Wednesday, September 17, 2008

Great Book!

A week or two ago, an author e-mailed me having found this blog and seen that I liked to read fiction. Mr. Andrew Clarke suggested I read his book Outcasts of Skagaray. I messaged my mother to please order this book off of I got it in the mail a few days ago.

I have to say, it's a splendid read. I loved it!

The people on the island of Skagar value strength and prowess in battle above all else. They believe that all things weak and small should be eradicated. It's a gruesome picture that Mr. Clarke paints, but in the middle of it all, young Tarran knows that what he's been taught all his life is very, very wrong. Through certain events, Tarran is forced to make the choice of becoming a respected Skagar warrior, or an Outcast in order to do the right thing. He chooses to leave his family and people to fend for himself.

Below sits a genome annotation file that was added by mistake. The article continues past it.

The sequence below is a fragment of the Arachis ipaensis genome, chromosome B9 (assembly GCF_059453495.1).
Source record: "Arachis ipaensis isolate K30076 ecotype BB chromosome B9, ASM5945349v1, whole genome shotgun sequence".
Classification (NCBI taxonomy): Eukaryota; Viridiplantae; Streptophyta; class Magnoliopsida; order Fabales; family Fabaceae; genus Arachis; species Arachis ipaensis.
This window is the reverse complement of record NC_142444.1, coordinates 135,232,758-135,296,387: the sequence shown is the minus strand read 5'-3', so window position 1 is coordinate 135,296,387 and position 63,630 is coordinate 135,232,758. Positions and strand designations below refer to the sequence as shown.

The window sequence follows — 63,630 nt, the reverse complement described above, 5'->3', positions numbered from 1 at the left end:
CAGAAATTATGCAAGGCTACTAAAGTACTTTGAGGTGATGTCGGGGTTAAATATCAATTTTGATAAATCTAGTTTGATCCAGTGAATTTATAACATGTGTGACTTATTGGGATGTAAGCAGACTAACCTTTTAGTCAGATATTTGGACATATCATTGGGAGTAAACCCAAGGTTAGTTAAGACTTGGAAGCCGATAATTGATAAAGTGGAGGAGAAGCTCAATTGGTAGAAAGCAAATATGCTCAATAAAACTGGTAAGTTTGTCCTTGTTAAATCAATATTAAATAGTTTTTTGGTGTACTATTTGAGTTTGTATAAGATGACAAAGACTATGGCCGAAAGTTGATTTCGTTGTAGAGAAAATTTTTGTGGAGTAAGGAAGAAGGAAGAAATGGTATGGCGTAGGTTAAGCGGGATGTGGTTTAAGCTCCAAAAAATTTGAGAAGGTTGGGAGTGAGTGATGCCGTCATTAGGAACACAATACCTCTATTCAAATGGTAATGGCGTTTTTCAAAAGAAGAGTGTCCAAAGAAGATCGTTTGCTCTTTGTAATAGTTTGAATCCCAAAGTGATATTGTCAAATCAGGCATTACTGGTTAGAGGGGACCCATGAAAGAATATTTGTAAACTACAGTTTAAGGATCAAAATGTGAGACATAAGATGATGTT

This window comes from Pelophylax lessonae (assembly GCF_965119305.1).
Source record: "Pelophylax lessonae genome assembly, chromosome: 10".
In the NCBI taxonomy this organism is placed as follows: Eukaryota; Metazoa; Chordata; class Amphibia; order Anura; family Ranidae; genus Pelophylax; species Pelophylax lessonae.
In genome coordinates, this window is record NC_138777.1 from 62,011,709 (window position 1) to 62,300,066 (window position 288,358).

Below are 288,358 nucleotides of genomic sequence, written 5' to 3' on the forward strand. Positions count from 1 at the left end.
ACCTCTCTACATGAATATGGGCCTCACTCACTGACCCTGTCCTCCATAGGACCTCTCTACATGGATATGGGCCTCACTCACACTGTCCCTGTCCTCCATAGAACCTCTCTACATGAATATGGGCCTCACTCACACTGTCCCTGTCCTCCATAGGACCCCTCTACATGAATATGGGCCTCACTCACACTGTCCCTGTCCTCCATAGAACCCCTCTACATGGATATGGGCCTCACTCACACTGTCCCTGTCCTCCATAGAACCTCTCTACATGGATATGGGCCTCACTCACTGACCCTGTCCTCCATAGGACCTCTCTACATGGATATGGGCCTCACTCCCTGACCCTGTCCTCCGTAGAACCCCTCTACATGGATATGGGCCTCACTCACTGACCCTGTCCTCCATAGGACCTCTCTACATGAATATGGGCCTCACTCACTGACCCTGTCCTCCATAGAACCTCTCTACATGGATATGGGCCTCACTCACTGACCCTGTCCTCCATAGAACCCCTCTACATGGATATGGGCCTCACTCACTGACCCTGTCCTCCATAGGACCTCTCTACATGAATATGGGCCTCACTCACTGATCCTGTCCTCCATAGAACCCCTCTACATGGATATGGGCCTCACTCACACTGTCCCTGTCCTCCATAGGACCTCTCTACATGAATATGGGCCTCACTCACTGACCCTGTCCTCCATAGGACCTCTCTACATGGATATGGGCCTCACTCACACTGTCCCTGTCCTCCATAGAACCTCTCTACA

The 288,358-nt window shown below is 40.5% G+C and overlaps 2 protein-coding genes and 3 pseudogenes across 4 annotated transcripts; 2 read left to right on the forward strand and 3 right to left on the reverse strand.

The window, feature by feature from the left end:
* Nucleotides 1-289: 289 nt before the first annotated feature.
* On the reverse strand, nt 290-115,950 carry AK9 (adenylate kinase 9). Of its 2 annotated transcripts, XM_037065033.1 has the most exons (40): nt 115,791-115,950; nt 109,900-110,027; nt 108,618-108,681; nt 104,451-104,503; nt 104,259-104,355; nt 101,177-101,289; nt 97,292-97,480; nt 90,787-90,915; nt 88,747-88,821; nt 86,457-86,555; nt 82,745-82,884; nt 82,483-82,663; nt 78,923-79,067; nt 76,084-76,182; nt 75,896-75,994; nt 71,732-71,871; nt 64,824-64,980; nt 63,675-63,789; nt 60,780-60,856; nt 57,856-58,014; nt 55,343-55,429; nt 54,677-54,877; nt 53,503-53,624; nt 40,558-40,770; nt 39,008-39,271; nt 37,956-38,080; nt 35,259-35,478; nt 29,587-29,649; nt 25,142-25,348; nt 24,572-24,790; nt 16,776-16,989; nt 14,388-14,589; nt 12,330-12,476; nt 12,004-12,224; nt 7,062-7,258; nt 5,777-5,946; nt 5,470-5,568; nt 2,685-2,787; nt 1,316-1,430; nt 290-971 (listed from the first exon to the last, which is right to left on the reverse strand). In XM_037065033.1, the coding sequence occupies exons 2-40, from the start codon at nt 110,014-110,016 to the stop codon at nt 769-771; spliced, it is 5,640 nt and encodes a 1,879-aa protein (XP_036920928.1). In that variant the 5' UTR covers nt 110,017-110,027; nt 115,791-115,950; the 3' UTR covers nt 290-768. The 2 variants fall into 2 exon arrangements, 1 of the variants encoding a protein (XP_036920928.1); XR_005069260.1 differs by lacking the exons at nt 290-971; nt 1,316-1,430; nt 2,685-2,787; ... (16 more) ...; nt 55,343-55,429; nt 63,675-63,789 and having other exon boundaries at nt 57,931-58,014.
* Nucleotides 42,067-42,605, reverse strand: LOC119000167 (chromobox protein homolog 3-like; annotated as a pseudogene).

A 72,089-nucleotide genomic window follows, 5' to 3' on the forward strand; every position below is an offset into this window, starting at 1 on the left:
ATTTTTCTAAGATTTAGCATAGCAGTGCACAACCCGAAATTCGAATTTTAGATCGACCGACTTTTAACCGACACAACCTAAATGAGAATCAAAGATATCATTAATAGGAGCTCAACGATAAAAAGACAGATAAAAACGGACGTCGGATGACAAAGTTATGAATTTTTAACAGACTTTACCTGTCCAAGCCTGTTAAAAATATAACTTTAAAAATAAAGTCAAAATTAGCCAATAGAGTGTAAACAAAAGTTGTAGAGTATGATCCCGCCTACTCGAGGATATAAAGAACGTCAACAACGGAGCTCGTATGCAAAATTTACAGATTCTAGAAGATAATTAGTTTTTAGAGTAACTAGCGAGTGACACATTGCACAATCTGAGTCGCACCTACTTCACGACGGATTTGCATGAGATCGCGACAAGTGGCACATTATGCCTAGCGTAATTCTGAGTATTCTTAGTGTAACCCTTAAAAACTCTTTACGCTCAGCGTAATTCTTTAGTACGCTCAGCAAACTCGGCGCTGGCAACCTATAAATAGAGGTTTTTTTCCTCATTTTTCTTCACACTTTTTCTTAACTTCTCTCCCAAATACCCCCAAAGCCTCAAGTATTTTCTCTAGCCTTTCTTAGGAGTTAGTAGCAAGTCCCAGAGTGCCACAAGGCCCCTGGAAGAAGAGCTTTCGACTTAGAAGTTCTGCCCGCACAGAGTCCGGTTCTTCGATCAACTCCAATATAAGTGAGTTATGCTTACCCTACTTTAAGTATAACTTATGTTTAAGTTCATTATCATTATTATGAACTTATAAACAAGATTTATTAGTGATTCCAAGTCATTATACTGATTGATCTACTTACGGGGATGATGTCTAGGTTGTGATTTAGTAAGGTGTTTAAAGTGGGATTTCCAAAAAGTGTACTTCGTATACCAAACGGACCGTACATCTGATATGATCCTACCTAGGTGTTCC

On the Island of Skagar, there seems to be a bleak hopelessness for the weak, handicapped, or sickly. But through that and the great evil of the Kirkil that hangs over the Island, there comes a glimmer of purity and hope from a boy willing to do what's right, a band of so-called 'weak' Outcasts, and a messenger from the True God.

Andrew Clarke incorporated God into an exciting, gripping story without ever once mentioning God or Jesus. His main character, Tarran, was so very appealing because he was, indeed, an Outcast- so many of us young people can relate to that.
I loved the scenes he set with the evil on the Island completely overtaking those people and twisting their views into something totally opposite from what we think today. He did such a good job of portraying the demonic-ness of the Kirkil. And then he gave the most perfect portrayal of totally drowning him in the will of the One True God.